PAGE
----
My own belief, based on what I perceive (though not dogmatically) as experience of connectedness with the ultimate, is that we do have eternal life, not as individuals, but as a part of what is infinite and eternal. That would make us preexistent as well as existing now, and continuing to do so after we die, but again, for all of this, for any of these ideas, even mine, I would ask, what is the point of it? If life requires meaning, it seems to me that eternal life requires it also; it doesn't bestow it.
Edna St. Vincent Millay’s poem, “Spring,” that I read to you earlier makes it clear that the belief that life is eternal is not enough. If our present life is meaningless, why should extending it to infinity make it any better? And, even if that eternal life contains grapes and houris or union with God, wherein does that give it meaning? It is clear that even if any or all of the notions about life after death are true, it is within this life that we must live, and it is only as we find meaning in this life that we can assign a meaning to eternal life.
Okay, fine, so how do we find meaning in this life? It's very easy to say that we should try to make our lives meaningful, but how do we do it? Sara Teasdale has an answer that almost satisfies me:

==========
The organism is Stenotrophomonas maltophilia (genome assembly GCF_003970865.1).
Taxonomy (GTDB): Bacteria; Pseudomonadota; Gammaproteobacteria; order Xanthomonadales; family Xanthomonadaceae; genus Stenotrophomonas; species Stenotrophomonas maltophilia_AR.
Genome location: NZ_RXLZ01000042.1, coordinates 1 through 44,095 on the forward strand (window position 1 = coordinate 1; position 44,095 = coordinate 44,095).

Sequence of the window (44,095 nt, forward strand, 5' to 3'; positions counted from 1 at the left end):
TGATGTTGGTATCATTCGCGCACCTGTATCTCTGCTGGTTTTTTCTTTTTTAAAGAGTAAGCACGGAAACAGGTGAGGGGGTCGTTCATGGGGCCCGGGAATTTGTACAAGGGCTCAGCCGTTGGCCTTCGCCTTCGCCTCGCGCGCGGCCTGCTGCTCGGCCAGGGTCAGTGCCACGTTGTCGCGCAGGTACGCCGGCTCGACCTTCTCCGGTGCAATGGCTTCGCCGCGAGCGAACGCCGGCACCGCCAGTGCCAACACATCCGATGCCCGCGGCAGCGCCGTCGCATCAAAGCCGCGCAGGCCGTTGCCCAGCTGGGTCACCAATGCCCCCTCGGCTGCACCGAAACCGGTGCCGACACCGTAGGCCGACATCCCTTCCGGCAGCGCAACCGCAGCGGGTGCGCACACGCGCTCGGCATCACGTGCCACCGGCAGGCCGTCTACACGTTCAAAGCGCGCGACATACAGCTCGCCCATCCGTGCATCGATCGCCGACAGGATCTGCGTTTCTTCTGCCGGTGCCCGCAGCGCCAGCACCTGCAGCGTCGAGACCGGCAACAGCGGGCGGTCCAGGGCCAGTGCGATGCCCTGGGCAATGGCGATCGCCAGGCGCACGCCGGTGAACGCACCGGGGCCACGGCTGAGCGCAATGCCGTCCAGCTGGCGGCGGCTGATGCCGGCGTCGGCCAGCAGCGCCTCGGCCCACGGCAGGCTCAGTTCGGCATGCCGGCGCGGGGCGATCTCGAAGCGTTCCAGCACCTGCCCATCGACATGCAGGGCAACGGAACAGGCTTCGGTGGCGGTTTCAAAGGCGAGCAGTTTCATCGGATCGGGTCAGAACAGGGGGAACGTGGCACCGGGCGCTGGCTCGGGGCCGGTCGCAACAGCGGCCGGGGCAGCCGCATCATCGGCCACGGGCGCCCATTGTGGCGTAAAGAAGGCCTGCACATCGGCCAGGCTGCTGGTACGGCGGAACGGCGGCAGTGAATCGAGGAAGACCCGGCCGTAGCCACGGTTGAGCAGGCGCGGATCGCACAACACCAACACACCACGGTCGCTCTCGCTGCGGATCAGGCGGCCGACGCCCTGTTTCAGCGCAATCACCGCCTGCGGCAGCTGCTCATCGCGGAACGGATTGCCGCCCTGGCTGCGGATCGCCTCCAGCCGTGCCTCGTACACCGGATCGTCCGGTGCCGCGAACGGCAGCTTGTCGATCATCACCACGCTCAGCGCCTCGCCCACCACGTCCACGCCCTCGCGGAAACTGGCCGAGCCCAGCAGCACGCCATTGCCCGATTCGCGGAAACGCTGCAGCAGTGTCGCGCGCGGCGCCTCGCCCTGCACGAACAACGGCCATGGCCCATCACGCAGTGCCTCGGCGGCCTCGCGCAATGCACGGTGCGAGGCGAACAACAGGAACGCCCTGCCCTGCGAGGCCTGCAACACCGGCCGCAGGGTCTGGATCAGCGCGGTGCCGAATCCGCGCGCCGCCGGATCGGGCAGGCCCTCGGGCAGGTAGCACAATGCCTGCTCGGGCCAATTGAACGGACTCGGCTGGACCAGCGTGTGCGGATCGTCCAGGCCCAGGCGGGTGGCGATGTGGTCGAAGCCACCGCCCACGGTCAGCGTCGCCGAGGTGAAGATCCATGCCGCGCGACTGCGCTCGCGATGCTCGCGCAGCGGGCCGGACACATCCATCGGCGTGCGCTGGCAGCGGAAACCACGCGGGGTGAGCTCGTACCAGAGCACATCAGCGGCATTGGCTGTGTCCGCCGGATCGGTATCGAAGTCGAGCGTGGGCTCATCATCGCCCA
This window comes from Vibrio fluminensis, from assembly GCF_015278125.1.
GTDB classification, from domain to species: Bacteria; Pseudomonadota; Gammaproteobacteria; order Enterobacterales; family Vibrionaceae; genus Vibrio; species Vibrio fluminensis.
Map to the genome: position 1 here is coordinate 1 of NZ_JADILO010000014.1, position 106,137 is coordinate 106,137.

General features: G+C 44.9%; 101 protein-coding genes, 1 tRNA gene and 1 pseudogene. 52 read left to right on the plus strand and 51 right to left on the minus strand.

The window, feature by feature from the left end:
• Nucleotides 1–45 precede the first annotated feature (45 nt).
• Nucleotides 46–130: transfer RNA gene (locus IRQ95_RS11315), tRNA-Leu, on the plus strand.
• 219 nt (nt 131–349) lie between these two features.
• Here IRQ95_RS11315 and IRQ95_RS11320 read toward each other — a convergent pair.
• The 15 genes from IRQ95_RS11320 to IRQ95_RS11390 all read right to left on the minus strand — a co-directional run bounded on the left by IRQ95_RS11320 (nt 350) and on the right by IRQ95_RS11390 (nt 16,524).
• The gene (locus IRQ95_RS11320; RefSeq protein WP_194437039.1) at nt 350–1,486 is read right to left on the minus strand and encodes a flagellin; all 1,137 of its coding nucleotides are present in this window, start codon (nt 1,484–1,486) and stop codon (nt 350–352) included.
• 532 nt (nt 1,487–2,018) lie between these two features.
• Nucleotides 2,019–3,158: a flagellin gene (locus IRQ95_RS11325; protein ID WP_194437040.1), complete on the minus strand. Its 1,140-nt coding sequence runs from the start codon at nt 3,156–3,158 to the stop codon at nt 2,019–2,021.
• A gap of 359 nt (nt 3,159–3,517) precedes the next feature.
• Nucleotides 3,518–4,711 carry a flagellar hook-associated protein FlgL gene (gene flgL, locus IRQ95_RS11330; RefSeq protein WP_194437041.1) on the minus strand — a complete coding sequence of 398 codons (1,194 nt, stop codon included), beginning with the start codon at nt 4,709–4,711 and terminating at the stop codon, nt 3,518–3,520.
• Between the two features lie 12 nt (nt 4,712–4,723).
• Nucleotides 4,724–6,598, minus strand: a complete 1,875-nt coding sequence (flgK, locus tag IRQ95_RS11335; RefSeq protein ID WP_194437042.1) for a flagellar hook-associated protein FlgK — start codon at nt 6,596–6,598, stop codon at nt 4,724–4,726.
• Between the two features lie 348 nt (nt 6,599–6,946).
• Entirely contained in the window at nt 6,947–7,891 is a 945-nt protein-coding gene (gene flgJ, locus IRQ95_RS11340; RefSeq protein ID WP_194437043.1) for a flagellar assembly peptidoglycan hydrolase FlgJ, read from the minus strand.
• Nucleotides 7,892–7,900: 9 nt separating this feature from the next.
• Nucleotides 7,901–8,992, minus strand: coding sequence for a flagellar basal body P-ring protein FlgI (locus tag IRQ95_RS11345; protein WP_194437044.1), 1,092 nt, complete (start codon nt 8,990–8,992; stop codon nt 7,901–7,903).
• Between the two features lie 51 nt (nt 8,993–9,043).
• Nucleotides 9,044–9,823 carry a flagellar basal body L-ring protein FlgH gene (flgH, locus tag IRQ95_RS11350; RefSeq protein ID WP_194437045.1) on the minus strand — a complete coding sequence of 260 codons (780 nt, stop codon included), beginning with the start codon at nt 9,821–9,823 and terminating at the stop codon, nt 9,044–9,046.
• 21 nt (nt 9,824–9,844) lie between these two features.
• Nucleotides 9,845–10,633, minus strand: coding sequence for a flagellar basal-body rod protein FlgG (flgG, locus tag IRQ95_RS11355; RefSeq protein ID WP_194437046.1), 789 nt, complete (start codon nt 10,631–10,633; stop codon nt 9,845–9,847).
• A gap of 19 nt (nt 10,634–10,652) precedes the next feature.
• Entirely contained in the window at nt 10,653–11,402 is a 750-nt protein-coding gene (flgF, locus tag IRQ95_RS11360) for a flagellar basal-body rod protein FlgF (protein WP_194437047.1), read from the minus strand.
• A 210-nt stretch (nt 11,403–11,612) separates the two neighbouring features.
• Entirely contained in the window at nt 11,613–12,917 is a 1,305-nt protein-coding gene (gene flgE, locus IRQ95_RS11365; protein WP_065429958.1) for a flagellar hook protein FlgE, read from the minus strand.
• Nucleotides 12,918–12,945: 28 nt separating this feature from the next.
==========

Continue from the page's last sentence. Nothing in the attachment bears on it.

Life has loveliness to sell
All beautiful and splendid things,
Blue waves whitened on a cliff,
Soaring fire that sways and sings,
And children's faces looking up,
Holding wonder like a cup.
Life has loveliness to sell,
Music like a curve of gold,
Scent of pine trees in the rain,
Eyes that love you, arms that hold,
And for your spirit's still delight,
Holy thoughts that star the night.
Give all you have for loveliness,
Buy it and never count the cost;
For one white singing hour of peace
Count many a year of strife well lost,
And for a breath of ecstasy
Give all you have been or could be.
Teasdale challenges us to give ourselves totally to life without holding anything back, in order to gain its loveliness — and it does have great loveliness. Not only the things she lists in the poem, which are sort of expected lovelinesses, but all kinds of unexpected daily beauties all about us. Little things that bring the breath of ecstasy, a stab of joy. Things like rainbows in lawn sprinklers, tiny blue flowers hidden in the grass, the majestic sweeping curves of highway interchanges, the isolated brave bright pink or blue of new paint on one of a row of slum houses, a friendly smile from a stranger, a limp bunch of dandelions from a small grubby fist. There can be beauty almost everywhere we look, in almost everything we see, if we are truly open to it — if we look for it.